The Kyiv-Pechersk Lavra
(The Monastery of the Caves)
By Gary McDonald


Monks founded the Monastery of the Caves in 1015, under reign of Iaroslav the Wise, outside of Kiev on the cliffs along the right bank of the Dnieper River.  These monasteries played a major role in the cultural and religious development of Kiev.  The Kyiv-Pehersk Lavra was home to one of the first known hospitals (11th century).  Damain (the first pediatrician), Alimpy (dermatologist), and Prochor-Lobodnyck (first Pharmacist) all had their bodies buried in the caves1.  Arguably the most famous person from the early history of the Monastery of the Caves was St. Agapit.  He was a doctor who used prayer and plant remedies to cure internal diseases.  Dr. Agapit never took any payment for his work.


Once Prince Wolodymyr Monomarch of Chernihiv became ill.  He called on doctors to cure him but none could do so.  Soon he was on his deathbed and sent for Dr. Agapit.  St. Agapit went to him and studied the history of his disease.  He recognized the disease and knew what plants to use in order to cure him.  The Prince lived.  Dr. Agapit believed the practice of medicine was not simply diagnosing a disease but finding remedies for the disease and caring for the patient.  When the Prince sent gifts to the doctor for his help, Dr. Agapit hid in the caves.  Finally coming out to tell the gift bearers to give the gifts to the poor in Kiev.  Dr. Agapit founded the first classical medical school in the region.  He died in 1095.2


By the 16th century Kiev had deteriorated into nothing more than a frontier fortress.  Abbots and Priors that had bought their position from the King ran the Monastery of the Caves.  They were only interested in lining their pockets with the wealth of the Monastery.  The monks were also spending large amounts on themselves. 

A progressive movement in the Orthodox Church began in the 1500ís.  The Church Union Force was formed and the Union's goal was to get the governmentís influence out of the church.  Since the Kyiv-Pechersk Lavra was the wealthiest monastery in the Ukraine they began there.  Earlier Nicephorus Tur with his Kozak army had repelled the Uniates from the city3.


This left the door open for the city to develop without the worry of being invaded.  In 1599 after the death of Nicephorus Tur, Eliska Pletenisky was made Abbot.  Eliska was a competent man, who immediately began to rebuild the prestige of the monastery.   He started by limiting the excessive spending of the monks.  Next he set out to raise the cultural level of the city.  In 1615 after raising money in Kiev he was able to buy a printing press from Strintyn in Rohatyn district of Galicia and in 1616 the monks printed their first book.4


 A new brotherhood, the Pletenitsky, was formed, many prominent people joined them along with the entire Kozak army.  Now with guaranteed protection the monastery began to build a school on land donated to them by Halshka Halevichivna.  Kiev quickly grew into the cultural center of the Ukraine.  The printing press the monastery had previously acquired supplied the books for the school.  The press at the Monastery of the Caves printed more books in the time between 1616-1630 than had been printed in the Ukraine up to that time5.  At the lavra they even built factories to supply themselves with paper and other printing materials.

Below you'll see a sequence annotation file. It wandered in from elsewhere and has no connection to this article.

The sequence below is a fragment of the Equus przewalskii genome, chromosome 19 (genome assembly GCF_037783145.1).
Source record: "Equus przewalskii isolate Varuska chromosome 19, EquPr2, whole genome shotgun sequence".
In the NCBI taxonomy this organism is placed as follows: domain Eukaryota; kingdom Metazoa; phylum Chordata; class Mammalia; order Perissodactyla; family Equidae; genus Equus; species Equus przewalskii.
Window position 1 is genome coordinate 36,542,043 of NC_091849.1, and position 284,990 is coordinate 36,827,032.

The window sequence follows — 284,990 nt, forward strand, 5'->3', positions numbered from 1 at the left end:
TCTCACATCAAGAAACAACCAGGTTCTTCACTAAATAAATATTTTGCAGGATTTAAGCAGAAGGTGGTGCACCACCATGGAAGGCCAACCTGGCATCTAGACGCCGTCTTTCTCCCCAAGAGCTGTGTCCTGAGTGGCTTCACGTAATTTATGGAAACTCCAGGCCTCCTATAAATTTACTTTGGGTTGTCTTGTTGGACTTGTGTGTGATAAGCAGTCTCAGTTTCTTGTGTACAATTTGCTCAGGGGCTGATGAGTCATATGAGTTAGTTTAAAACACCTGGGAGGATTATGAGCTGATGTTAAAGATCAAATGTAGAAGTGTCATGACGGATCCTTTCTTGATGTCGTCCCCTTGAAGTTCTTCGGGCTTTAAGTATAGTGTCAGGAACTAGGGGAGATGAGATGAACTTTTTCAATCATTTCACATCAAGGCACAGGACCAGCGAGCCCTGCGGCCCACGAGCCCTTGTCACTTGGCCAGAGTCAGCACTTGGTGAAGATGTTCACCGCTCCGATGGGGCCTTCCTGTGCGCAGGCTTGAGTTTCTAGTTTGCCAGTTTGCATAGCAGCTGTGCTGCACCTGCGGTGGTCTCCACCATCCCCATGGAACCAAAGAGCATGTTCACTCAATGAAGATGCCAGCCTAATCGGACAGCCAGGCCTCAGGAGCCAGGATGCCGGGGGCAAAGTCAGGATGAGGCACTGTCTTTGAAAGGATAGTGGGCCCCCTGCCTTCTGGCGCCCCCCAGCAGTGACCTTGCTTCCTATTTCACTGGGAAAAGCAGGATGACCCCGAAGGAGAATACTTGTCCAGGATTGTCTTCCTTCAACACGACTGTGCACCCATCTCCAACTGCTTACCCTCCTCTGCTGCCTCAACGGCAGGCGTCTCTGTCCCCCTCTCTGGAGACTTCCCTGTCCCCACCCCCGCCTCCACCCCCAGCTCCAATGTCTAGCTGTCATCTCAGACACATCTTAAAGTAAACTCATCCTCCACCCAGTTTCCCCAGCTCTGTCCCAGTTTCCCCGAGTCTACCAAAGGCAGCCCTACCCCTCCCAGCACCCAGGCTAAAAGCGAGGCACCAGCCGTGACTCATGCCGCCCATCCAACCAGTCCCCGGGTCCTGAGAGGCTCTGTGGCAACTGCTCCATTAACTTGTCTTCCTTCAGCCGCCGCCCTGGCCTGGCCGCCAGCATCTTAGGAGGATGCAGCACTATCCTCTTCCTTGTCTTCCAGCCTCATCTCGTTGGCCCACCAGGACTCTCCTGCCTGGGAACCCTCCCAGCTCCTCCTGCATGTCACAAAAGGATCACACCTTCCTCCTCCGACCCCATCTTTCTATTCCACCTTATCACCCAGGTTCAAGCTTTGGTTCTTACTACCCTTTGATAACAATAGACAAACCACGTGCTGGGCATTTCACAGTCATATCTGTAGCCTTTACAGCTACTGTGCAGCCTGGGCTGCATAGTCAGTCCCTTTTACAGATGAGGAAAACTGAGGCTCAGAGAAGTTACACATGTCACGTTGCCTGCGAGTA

Next the monks set out to improve the hierarchy of the Orthodox Church.  When the brothers learned of the visit from the Patriarch Theophanes of Jerusalem to the Ukraine they sent him a letter inviting him to visit Kiev.  In Kiev the Patriarch was impressed with the school and the cultural work the monks had done.  The brothers wanted him to ordain a metropolitan and some bishops to strengthen the hierarchy of the Orthodox Church in the Ukraine.  At first Theophanes was worried of retribution from the king or the Poles for doing this, but when the Kozaks promised him protection he ordained a metropolitan and five bishops in secret.6


Today the Monastery of the Caves is still a cultural center and is visited by many people because of itís cultural significance and for its natural beauty. The architecture of the buildings is also a major attraction.  The most famous of the buildings is The Great Bell Tower built from 1731 to 1745 by Johann Shadel.  At 318 feet tall, it is considered to be the highest point in the city7. It is said that the tower was so tall that at first the monastery did not want to pay Shadel because they believed there was no way a building that tall would be able to stay standing8.  Two hundred and fifty-five years later the tower is still proving itís worth.


1 www3.bcity.com/lita/Agapit.html?inFrame

2 www3.bcity.com/lita/Agapit.html?inFrame

 3Michael Hrushevsky, A History of Ukraine (Archon Books, 1970)pg238

 4Hrushevsky pg239

5 Orest Subtelny, Ukraine A History (Univ. Toronto Press 1988)pg120

6 Hrushevsky pg243

7 www.uazone.net/go/gallery.cgi



Michael Hrushevsky,  A History of Ukraine. Archon Books, 1970

Orest Subtelny, Ukraine A History.   University of Toronto Press 1988

RL Novakovych, SV Dudnyk, VV Stoliarov, SV Pashkovych, Lavra cave monastery is religious sacred place.Posted at http://www3.bcity.com/lita/Agapit.html?inFrame

The Great Bell Tower, posted at www.uazone.net/go/gallery.cgi

Unknown, www.lavra.kiev.ua/lavra/tour.html  


St. Agapit picture from http://www3.bcity.com/lita/Agapit.html?inFrame

 All others from www.uazone.net/go/gallery.cgi





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